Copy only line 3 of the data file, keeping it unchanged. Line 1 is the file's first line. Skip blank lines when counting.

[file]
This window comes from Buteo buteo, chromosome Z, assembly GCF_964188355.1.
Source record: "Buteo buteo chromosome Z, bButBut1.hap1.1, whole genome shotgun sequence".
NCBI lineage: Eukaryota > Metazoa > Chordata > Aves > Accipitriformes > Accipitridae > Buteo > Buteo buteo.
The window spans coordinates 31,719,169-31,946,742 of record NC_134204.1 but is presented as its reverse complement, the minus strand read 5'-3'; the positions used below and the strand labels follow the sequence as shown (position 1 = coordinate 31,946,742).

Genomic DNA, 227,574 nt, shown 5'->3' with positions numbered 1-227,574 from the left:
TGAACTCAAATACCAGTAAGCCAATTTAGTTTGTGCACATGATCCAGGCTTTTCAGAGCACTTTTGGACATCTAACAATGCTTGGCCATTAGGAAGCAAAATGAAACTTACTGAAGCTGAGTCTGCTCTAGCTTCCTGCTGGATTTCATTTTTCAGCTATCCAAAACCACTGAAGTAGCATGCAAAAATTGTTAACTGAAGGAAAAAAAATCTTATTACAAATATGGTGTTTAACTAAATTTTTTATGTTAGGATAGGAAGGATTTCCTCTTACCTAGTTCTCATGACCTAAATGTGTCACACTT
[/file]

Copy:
NCBI lineage: Eukaryota > Metazoa > Chordata > Aves > Accipitriformes > Accipitridae > Buteo > Buteo buteo.